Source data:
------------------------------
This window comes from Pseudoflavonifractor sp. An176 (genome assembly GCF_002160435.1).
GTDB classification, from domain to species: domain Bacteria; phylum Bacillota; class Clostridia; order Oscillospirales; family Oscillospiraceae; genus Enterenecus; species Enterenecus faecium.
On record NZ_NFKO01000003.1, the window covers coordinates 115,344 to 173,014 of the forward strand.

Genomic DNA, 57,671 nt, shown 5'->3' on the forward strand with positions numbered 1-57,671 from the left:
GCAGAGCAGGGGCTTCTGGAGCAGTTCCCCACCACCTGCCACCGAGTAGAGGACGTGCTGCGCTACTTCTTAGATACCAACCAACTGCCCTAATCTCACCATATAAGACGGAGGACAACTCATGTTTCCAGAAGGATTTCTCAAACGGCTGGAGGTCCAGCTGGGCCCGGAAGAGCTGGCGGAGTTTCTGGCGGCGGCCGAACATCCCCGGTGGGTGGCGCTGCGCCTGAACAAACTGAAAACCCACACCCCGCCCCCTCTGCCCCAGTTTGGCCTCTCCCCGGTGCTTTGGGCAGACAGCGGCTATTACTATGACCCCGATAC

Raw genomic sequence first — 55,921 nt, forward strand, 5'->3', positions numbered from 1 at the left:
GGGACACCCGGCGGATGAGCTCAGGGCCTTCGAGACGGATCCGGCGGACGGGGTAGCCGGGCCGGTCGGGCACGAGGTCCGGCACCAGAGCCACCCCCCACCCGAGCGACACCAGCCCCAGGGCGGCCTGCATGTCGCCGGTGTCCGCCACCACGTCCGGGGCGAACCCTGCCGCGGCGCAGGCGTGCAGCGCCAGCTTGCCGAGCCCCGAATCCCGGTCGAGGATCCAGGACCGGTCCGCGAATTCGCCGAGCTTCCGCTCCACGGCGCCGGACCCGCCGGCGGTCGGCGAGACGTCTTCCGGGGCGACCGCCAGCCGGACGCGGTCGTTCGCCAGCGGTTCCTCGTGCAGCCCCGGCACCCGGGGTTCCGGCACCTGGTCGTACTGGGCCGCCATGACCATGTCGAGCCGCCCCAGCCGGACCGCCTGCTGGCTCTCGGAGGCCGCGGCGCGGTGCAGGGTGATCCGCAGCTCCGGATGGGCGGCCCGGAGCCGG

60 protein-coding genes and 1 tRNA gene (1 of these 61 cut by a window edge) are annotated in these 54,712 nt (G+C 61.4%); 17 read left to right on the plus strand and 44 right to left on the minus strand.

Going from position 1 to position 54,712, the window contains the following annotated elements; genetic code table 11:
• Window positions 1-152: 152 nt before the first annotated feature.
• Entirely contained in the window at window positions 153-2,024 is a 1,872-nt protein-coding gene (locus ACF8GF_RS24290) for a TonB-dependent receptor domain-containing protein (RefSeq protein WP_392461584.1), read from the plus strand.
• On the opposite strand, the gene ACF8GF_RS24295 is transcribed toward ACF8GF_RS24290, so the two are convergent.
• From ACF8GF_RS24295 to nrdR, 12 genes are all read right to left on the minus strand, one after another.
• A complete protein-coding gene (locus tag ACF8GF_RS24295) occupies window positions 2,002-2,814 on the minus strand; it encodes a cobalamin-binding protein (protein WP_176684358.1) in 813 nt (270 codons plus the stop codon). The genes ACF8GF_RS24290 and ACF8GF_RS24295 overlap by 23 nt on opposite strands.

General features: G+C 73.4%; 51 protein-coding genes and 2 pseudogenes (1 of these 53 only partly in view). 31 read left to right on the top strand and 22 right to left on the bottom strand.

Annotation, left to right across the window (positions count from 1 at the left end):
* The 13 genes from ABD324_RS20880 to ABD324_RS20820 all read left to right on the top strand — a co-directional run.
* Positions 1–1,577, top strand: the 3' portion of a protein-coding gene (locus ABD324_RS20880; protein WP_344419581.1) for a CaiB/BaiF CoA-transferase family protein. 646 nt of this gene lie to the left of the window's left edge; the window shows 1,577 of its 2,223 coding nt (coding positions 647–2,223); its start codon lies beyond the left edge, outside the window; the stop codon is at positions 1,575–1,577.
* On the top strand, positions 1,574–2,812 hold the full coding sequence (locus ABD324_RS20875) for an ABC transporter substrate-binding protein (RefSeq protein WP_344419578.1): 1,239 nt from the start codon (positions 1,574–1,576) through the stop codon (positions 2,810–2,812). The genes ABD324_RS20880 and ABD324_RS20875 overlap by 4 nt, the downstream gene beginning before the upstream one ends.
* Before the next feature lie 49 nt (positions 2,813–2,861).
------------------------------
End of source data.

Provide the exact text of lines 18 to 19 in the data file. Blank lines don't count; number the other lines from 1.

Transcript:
* Positions 1–1,577, top strand: the 3' portion of a protein-coding gene (locus ABD324_RS20880; protein WP_344419581.1) for a CaiB/BaiF CoA-transferase family protein. 646 nt of this gene lie to the left of the window's left edge; the window shows 1,577 of its 2,223 coding nt (coding positions 647–2,223); its start codon lies beyond the left edge, outside the window; the stop codon is at positions 1,575–1,577.
* On the top strand, positions 1,574–2,812 hold the full coding sequence (locus ABD324_RS20875) for an ABC transporter substrate-binding protein (RefSeq protein WP_344419578.1): 1,239 nt from the start codon (positions 1,574–1,576) through the stop codon (positions 2,810–2,812). The genes ABD324_RS20880 and ABD324_RS20875 overlap by 4 nt, the downstream gene beginning before the upstream one ends.